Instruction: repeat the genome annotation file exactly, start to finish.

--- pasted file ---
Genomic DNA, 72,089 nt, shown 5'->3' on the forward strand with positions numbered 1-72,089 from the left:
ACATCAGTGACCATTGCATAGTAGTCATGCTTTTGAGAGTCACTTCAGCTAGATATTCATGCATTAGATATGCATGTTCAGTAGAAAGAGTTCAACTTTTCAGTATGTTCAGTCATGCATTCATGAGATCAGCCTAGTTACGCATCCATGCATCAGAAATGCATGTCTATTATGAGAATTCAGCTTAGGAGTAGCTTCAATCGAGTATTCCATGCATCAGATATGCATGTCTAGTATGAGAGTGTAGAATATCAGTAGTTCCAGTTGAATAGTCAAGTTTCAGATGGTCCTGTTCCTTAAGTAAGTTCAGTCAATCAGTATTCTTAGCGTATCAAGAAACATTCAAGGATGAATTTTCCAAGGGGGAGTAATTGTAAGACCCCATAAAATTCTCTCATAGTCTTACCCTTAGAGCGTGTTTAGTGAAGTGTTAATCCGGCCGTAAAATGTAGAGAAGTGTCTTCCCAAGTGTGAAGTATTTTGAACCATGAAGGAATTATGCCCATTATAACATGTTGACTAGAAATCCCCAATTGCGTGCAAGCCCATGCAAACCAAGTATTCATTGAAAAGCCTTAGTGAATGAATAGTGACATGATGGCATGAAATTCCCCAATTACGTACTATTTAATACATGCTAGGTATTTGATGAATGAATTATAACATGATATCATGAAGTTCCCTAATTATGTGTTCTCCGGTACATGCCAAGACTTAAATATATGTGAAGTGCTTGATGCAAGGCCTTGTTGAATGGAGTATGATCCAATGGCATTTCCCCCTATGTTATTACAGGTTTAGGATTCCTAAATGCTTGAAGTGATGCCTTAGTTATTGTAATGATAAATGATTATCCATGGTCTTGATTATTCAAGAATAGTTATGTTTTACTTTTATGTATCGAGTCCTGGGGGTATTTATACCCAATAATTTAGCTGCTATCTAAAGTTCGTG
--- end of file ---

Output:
Genomic DNA, 72,089 nt, shown 5'->3' on the forward strand with positions numbered 1-72,089 from the left:
ACATCAGTGACCATTGCATAGTAGTCATGCTTTTGAGAGTCACTTCAGCTAGATATTCATGCATTAGATATGCATGTTCAGTAGAAAGAGTTCAACTTTTCAGTATGTTCAGTCATGCATTCATGAGATCAGCCTAGTTACGCATCCATGCATCAGAAATGCATGTCTATTATGAGAATTCAGCTTAGGAGTAGCTTCAATCGAGTATTCCATGCATCAGATATGCATGTCTAGTATGAGAGTGTAGAATATCAGTAGTTCCAGTTGAATAGTCAAGTTTCAGATGGTCCTGTTCCTTAAGTAAGTTCAGTCAATCAGTATTCTTAGCGTATCAAGAAACATTCAAGGATGAATTTTCCAAGGGGGAGTAATTGTAAGACCCCATAAAATTCTCTCATAGTCTTACCCTTAGAGCGTGTTTAGTGAAGTGTTAATCCGGCCGTAAAATGTAGAGAAGTGTCTTCCCAAGTGTGAAGTATTTTGAACCATGAAGGAATTATGCCCATTATAACATGTTGACTAGAAATCCCCAATTGCGTGCAAGCCCATGCAAACCAAGTATTCATTGAAAAGCCTTAGTGAATGAATAGTGACATGATGGCATGAAATTCCCCAATTACGTACTATTTAATACATGCTAGGTATTTGATGAATGAATTATAACATGATATCATGAAGTTCCCTAATTATGTGTTCTCCGGTACATGCCAAGACTTAAATATATGTGAAGTGCTTGATGCAAGGCCTTGTTGAATGGAGTATGATCCAATGGCATTTCCCCCTATGTTATTACAGGTTTAGGATTCCTAAATGCTTGAAGTGATGCCTTAGTTATTGTAATGATAAATGATTATCCATGGTCTTGATTATTCAAGAATAGTTATGTTTTACTTTTATGTATCGAGTCCTGGGGGTATTTATACCCAATAATTTAGCTGCTATCTAAAGTTCGTG